PHOENIX (AP) — No Labels, the group preparing for a possible third-party presidential campaign, can prohibit members from using its ballot line to run for office in Arizona, a federal judge ruled Tuesday.
The decision protects the group’s efforts to maintain control and secrecy around its operations and finances as Donald Trump critics warn that No Labels could help return Trump to the White House by siphoning voters who might otherwise vote for President Joe Biden.
A judge blocked Arizona Secretary of State Adrian Fontes from recognizing candidates wanting to run for office under the No Labels banner aside from the party’s yet-to-be-chosen ticket for president and vice president.
Fontes, a Democrat, called the ruling “dead wrong” and vowed to appeal. He warned that the ruling could keep the nearly 19,000 No Labels party members from voting in a primary, and the precedent could allow party bosses to decide who can run for office from any party.
“This current decision will disenfranchise almost 19,000 registered Arizona voters, and if it stands, it could potentially derail the entire candidate nomination process,” Fontes said in a statement.
No Labels officials said the ruling “strongly vindicates our constitutional rights.”
“Our ballot line cannot be hijacked. Our movement will not be stopped,” Dr. Benjamin F. Chavis, Jr., a No Labels national co-chair, and former Missouri Gov. Jay Nixon, the group’s director of ballot integrity, said in a statement.
No Labels has drawn increasing scrutiny as it spends tens of millions of dollars to secure ballot access in all 50 states by Election Day. The group’s critics have pushed for transparency around its donors, whom No Labels leaders have refused to name, and had hoped that state campaign finance laws could help pry information loose.
But the Arizona ruling could support the No Labels argument that it doesn’t have to file campaign finance disclosures under Arizona law because it is not supporting any candidates for state office.
Arizona, likely to be among the closest battlegrounds in November, is among 13 states where No Labels has already secured its place on the ballot. Biden won the state by fewer than 11,000 votes in 2020 with a coalition that included conservative independents and moderate Republicans, prompting worry among Democrats that a No Labels candidate could tip the state to Trump even with a tiny showing in a state with more than 3 million voters.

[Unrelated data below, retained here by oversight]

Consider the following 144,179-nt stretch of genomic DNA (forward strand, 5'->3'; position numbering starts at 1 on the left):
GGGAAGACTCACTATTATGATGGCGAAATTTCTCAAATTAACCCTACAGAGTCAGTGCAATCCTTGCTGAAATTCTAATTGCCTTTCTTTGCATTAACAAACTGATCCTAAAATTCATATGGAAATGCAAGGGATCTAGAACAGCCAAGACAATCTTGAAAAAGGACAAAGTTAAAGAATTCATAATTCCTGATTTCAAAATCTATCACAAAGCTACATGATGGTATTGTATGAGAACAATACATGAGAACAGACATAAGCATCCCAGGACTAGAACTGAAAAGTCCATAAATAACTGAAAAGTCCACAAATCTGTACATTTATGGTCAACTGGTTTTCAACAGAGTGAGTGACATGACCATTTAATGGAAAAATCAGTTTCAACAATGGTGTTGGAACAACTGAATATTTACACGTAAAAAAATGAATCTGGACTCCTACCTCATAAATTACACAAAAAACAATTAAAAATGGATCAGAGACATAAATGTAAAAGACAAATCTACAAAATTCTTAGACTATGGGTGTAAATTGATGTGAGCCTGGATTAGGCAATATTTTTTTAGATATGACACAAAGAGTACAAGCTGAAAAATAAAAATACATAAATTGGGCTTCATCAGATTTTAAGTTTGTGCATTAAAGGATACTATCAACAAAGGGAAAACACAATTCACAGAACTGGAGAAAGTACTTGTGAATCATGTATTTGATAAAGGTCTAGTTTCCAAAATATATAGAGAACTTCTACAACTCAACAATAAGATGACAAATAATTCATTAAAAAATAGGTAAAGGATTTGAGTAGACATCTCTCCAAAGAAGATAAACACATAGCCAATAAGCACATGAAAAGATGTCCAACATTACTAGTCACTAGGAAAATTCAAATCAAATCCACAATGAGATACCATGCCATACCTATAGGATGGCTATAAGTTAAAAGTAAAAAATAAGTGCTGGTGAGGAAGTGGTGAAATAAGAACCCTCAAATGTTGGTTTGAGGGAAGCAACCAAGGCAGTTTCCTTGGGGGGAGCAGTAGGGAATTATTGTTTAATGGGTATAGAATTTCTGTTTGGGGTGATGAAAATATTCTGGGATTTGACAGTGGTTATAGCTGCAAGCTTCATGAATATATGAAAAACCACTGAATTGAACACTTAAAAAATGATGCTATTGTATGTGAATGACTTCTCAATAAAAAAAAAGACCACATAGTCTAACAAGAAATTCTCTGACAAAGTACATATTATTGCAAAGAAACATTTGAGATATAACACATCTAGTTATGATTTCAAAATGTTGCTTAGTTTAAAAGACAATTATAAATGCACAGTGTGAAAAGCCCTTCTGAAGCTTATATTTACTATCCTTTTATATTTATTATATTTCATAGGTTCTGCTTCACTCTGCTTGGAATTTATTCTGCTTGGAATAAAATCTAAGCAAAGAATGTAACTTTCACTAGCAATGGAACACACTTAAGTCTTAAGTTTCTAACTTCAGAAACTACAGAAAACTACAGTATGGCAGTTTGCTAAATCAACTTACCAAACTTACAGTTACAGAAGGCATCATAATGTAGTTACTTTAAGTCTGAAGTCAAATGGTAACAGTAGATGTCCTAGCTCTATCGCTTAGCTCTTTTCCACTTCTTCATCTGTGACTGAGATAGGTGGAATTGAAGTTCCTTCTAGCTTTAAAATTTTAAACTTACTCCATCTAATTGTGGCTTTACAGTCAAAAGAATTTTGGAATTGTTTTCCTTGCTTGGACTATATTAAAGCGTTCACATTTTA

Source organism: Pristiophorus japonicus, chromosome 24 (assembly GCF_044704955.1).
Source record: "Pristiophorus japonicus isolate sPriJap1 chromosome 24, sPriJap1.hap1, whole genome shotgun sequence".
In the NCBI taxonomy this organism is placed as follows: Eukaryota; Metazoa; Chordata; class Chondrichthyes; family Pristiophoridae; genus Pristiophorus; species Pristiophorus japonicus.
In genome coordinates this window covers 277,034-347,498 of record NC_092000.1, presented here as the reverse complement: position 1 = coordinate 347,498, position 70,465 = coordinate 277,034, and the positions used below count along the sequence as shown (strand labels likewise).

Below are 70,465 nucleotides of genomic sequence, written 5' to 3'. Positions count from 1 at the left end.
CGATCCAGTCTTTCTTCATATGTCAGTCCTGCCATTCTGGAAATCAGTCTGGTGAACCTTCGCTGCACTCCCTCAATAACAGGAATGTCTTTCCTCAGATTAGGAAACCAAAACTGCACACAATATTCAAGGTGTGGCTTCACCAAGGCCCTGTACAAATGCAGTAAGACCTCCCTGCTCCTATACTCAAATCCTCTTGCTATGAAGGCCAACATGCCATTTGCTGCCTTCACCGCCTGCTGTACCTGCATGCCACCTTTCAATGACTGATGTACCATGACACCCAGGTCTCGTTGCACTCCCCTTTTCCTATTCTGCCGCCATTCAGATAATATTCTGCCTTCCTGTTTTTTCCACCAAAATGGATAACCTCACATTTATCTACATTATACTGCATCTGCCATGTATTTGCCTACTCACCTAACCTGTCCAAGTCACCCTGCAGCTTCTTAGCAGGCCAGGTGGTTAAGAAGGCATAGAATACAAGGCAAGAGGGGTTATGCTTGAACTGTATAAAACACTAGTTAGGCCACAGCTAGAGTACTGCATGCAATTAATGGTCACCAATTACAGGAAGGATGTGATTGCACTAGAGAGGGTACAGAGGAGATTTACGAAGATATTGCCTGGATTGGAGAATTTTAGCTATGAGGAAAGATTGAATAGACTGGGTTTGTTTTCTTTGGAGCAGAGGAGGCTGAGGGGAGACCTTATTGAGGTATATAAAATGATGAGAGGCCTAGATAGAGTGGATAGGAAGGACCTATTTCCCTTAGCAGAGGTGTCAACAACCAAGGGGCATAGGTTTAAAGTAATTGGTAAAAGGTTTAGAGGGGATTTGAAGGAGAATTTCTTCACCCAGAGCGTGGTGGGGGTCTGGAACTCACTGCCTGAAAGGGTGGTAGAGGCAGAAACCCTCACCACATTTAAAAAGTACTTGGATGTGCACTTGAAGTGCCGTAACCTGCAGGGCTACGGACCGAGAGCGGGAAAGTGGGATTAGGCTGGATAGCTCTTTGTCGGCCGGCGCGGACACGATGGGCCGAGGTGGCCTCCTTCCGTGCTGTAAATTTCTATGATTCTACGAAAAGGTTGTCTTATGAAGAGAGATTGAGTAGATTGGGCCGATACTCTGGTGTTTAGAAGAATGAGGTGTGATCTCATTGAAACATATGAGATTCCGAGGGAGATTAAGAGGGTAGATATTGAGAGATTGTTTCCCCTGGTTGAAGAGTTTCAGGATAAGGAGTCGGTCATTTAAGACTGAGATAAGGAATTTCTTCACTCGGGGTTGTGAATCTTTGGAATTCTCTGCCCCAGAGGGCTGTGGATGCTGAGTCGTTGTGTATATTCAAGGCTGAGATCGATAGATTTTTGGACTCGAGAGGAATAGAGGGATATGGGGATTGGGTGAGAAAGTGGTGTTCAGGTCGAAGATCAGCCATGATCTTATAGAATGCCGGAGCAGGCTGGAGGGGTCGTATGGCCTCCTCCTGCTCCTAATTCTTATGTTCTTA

Judge John Tuchi, a Barack Obama appointee, ruled that No Labels has a First Amendment right to determine whom it wants to associate with.
Fontes had argued that he’s obligated to accept filings from candidates even if party leaders reject them. Tuchi agreed, but said that requirement was trumped by the need to protect No Labels’ constitutional rights.
Richard Grayson, one of five No Labels members who have filed to run for office in Arizona, said he was hopeful appellate courts would see the issue differently. Trump, the clear leader of the Republican Party, can’t tell candidates he doesn’t like that they can’t run for state Legislature, he said.
“There’s a lot of people in the various parties that the parties don’t want them to run, and that’s always been true,” Grayson said Tuesday.
Grayson, who likens his perennial losing campaigns to performance art, is a No Labels critic who thinks the party should disclose its donors. He changed his party affiliation to draw attention to what he views as a top-down operation that’s doomed to failure.
This story was first published on Jan. 16, 2024. It was published again on Jan. 17, 2024, to correct that Donald Trump critics warn No Labels could siphon voters who might otherwise vote for President Joe Biden, not voters who could otherwise vote for the former president.